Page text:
by Dr. Ben Danielson, Sean Goode, and Anita Khandelwal
Young people’s brains are still developing; they are more impulsive than adults and less capable of understanding the consequences of their actions. Researchers, teachers, doctors, and courts all recognize this scientific fact. Unfortunately, King County Prosecutor Dan Satterberg, a self-proclaimed “progressive,” has chosen to ignore and even challenge this science with an appeal to the U.S. Supreme Court to overturn Washington State’s Supreme Court’s decisions providing protections to youth who are prosecuted in the adult system. If successful, he would undo necessary safeguards for young people and exacerbate the racial disparities that plague our criminal legal system. He should withdraw his appeal immediately.
Continue reading OPINION: Satterberg’s Appeal to the Supreme Court Harms Youth, Undermines Science, and Exacerbates Racial Injustice
by Emerald Staff
In a unanimous decision Monday, the U.S. Supreme Court ruled that “ … states can require presidential electors to back their states’ popular vote winner in the Electoral College,” according to the Associated Press. The ruling also allowed states to remove and punish electors for voting otherwise.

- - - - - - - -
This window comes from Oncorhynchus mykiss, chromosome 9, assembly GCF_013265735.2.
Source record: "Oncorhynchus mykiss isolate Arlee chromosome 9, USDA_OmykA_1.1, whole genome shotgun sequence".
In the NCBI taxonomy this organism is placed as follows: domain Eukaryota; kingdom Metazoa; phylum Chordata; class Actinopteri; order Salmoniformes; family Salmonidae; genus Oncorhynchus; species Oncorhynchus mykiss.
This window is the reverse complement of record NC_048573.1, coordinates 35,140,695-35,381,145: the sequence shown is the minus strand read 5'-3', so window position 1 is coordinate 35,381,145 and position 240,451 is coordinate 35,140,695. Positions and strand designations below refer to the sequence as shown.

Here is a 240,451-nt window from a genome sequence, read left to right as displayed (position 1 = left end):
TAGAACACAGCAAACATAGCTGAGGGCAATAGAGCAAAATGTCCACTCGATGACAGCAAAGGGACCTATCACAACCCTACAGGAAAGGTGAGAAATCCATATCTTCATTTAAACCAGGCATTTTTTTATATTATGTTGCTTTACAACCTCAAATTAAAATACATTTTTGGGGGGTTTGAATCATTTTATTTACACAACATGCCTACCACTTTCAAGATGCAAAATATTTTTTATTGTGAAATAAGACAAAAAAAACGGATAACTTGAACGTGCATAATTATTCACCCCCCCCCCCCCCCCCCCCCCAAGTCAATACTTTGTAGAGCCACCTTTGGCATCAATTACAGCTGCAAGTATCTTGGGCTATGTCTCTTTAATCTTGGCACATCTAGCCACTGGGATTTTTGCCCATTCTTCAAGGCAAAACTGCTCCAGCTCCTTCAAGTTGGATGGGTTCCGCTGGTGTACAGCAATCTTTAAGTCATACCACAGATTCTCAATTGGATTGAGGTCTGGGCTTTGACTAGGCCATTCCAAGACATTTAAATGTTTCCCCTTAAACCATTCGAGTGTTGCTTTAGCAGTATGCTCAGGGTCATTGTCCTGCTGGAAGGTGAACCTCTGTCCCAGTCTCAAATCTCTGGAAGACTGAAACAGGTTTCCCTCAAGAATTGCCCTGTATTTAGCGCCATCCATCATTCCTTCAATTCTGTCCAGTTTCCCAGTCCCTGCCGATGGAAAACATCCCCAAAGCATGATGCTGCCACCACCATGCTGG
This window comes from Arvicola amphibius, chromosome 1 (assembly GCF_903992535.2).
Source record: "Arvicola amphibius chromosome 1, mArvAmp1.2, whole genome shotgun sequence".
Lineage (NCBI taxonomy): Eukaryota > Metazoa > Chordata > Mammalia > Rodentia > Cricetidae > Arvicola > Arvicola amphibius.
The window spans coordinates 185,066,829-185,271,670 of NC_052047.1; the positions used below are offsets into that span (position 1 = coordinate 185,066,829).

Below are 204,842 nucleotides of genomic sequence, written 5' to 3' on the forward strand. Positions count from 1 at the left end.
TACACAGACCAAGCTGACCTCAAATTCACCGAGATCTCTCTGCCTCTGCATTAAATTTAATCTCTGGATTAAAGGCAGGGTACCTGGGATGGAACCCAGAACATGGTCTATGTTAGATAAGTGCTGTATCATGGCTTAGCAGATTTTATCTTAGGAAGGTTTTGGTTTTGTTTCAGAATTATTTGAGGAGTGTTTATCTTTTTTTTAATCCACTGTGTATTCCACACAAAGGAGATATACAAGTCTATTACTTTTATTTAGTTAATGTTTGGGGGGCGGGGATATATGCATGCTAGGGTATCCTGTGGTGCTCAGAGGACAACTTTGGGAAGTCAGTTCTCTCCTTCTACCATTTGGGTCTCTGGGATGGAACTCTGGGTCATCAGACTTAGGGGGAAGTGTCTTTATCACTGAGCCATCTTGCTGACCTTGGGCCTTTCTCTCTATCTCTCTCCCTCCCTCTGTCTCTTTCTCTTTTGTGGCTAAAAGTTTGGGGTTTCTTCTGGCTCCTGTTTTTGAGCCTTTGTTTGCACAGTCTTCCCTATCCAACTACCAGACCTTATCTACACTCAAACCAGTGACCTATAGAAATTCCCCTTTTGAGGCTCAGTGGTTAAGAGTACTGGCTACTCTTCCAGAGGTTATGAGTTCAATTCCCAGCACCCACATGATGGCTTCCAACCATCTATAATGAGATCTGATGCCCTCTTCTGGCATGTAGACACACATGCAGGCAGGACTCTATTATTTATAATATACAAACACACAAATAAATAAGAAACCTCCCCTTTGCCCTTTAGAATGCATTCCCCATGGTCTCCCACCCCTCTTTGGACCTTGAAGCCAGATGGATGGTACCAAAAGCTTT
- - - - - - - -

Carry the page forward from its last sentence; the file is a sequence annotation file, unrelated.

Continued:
Continue reading U.S. Supreme Court Rules Against Local Activist
During the last presidential election cycle, Beacon Hill resident and longtime Seattle activist and musician, Esther “Little Dove” John, challenged the then-implicit requirement of Electoral College electors voting in lockstep with the popular vote in Washington.
by Chetanya Robinson
Four years ago Esther “Little Dove” John, then 64, accomplished something she had wanted to do since junior high. She became a member of the electoral college, and in December 2016, joined 538 others across the country to choose the next president of the United States.
John, a longtime Beacon Hill community member, artist and activist whose friends call her Dove, never imagined her choice would cause a ripple that would reach the U.S. Supreme Court.
Members of the electoral college are expected to vote for whoever wins the popular vote in their states. But in 2016, ten electors across the country tried, and seven succeeded, in casting a vote for someone else. It was the largest such revolt since 1808.
Continue reading Esther “Little Dove” John: Faithless Elector or Trump Resistor?